Apple is in talks to potentially expand its NYC footprint. It shows how tech is becoming a lone bright spot for a battered commercial real-estate market.

  • Apple is in talks to grow a Manhattan office it leased earlier this year, according to a person with direct knowledge of the negotiations. 
  • While the deal is not yet definite, the negotiations are an example of how large, successful tech companies continue to take space even as tenants in other industries have ceased their leasing activity or have even sought to shed space.
  • The potential deal is more evidence that big tech sees a future for the workplace, even as remote work has caught the eye of other large space users.  
  • Visit Business Insider’s homepage for more stories.

Fresh after cracking a $2 trillion market capitalization to again take the mantle as the world’s most valuable company, Apple is negotiating to expand its new New York City office.

The tech giant is in conversations with its landlord to add almost 60,000 square feet at 11 Penn Plaza, a Midtown office building where earlier this year it signed on for roughly 220,000 square feet. The company has additional options in the building to grab even more space.

A person with direct knowledge of the negotiations described the talks as ongoing and said there was “nothing concrete yet,” meaning that Apple had not yet definitively concluded on whether it will take the expansion space and, if it does, exactly how much.

A spokesperson from Apple did not respond to a request for comment.

Read More: Facebook just reached a blockbuster deal to lease the massive Farley Building in NYC as a tech and engineering hub. Here’s why it’s a huge win for a shaken office market.

While the square footage being contemplated by the firm is modest by the standards of corporate America, the potential deal reflects the way tech firms continue to expand even as tenants in most other industries have either put off real-estate decision-making as the future of the workplace remains uncertain, or have sought to cast off space.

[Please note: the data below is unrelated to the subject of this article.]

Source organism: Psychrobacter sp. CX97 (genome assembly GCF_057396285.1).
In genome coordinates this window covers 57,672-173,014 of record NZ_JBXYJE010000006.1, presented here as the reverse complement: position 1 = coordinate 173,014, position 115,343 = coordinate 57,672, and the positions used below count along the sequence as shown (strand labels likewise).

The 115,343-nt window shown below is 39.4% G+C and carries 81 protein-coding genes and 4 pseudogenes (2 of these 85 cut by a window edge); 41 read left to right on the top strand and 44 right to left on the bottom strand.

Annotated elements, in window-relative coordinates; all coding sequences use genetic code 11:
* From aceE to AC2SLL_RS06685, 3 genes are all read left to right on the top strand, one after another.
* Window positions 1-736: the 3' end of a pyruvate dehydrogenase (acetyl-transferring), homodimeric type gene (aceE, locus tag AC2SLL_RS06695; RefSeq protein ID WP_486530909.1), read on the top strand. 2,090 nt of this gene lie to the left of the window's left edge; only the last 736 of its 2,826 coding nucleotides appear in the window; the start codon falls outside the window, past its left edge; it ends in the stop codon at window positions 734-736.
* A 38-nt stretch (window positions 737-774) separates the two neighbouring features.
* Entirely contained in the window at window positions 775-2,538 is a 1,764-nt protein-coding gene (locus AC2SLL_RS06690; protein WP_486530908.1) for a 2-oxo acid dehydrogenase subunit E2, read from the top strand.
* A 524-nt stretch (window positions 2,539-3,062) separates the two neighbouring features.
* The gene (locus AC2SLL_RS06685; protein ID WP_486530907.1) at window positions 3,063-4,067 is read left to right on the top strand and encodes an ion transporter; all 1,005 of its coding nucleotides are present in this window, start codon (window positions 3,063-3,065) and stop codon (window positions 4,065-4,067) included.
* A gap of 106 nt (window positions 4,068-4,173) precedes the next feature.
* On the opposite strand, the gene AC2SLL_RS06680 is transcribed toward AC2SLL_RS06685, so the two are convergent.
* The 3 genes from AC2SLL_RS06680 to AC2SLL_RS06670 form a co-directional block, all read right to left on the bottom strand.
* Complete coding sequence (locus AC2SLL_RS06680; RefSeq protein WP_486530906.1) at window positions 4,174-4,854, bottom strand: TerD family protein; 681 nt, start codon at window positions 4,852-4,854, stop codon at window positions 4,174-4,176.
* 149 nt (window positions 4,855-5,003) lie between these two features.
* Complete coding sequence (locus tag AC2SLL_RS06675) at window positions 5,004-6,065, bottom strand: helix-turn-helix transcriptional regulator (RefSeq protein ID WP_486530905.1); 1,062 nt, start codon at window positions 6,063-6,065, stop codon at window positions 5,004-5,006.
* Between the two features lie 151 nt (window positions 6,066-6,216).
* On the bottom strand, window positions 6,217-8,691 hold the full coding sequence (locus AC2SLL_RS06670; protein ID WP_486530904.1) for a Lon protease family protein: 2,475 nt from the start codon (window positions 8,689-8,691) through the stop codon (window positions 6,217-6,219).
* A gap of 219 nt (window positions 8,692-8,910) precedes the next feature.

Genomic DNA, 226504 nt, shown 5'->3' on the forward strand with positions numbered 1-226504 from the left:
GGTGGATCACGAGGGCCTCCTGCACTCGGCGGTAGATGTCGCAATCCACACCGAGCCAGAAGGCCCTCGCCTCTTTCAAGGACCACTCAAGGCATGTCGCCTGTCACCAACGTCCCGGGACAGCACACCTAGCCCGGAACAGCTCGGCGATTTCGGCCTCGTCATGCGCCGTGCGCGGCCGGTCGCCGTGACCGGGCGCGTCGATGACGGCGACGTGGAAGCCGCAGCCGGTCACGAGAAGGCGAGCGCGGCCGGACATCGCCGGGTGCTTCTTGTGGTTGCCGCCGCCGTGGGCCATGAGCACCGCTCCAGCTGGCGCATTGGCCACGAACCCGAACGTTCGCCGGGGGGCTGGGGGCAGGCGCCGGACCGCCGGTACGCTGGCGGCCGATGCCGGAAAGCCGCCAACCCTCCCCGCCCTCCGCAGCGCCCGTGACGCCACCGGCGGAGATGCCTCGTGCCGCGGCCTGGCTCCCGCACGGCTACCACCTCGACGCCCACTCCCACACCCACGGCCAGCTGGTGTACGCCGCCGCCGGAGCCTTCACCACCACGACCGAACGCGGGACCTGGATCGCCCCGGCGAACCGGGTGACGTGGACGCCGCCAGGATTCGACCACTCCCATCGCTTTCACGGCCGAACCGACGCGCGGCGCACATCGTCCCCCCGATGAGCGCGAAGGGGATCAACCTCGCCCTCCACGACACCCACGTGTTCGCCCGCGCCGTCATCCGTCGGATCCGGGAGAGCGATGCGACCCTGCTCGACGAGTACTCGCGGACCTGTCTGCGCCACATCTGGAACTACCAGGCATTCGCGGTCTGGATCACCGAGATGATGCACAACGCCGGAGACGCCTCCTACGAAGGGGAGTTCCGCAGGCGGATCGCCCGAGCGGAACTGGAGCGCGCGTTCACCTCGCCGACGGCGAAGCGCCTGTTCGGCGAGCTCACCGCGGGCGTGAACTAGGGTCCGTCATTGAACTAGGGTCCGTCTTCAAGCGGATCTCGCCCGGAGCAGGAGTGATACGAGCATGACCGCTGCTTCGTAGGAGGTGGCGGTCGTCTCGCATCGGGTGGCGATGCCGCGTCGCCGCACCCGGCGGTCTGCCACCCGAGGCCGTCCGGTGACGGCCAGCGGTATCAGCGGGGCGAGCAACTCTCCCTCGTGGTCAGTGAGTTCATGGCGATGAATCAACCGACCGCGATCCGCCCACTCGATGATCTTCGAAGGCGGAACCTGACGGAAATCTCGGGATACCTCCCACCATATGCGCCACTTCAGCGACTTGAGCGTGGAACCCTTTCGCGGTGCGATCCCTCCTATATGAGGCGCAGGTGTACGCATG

Leasing activity in the second quarter in Manhattan, the nation’s largest office market by square footage and one of its most pricey, fell to just 2.5 million square feet, the lowest quarter of activity in 25 years, according to data from the commercial real-estate services firm and brokerage company Cushman & Wakefield.

Before the Covid-19 crisis brought leasing to a virtual standstill, roughly 8.4 million square feet of space had been leased per quarter on average over the previous three years.

Even as the economy has contracted by a record 33% amid the coronavirus crisis, many large tech firms have experienced a boom as Americans shift online to work, shop, and socialize. Last month, Apple reported stronger than expected third-quarter earnings.

Read More: Companies from banks to tech giants are looking to shed huge chunks of office space. Here’s a look at 8 key sublease offers — and what they mean for rents in big-city markets.

Once a niche tenant group in the city, tech companies have grown dramatically in recent years. Google and Facebook have expanded into the city’s fifth- and sixth-largest office tenants with 3.2 million square feet and 3.1 million square feet respectively, according to Cushman data. The only bigger tenants are the major banks JPMorgan Chase, Morgan Stanley, Bank of America, and the coworking giant, WeWork, which is the city’s largest office tenant with about 8 million square feet in the city.

Earlier this month, Facebook struck a deal to take 730,000 square feet at the Farley Building, a century-old property on Manhattan’s West Side. The lease, which took months to complete, captured the attention of the city’s real estate industry for its significance as a bellwether for continued demand and a sign of hope that tenants expect to return to the workplace. Before that, Amazon purchased a building for over $1 billion on Fifth Avenue in Midtown that had previously been Lord & Taylor’s flagship department store, but is being converted over to office use.

Apple has had a much slimmer presence than its peers, but has been rumored to be intent on ramping up its operations in Manhattan.

While tech has been a bright spot, other industries continue to offer daunting news for the commercial real-estate market. A JPMorgan Chase executive, for instance, suggested in a report Tuesday that large divisions in the bank will rotate staff in and out of the office and utilize a partial remote work model, a decision that would appear to reduce the size of its office needs.

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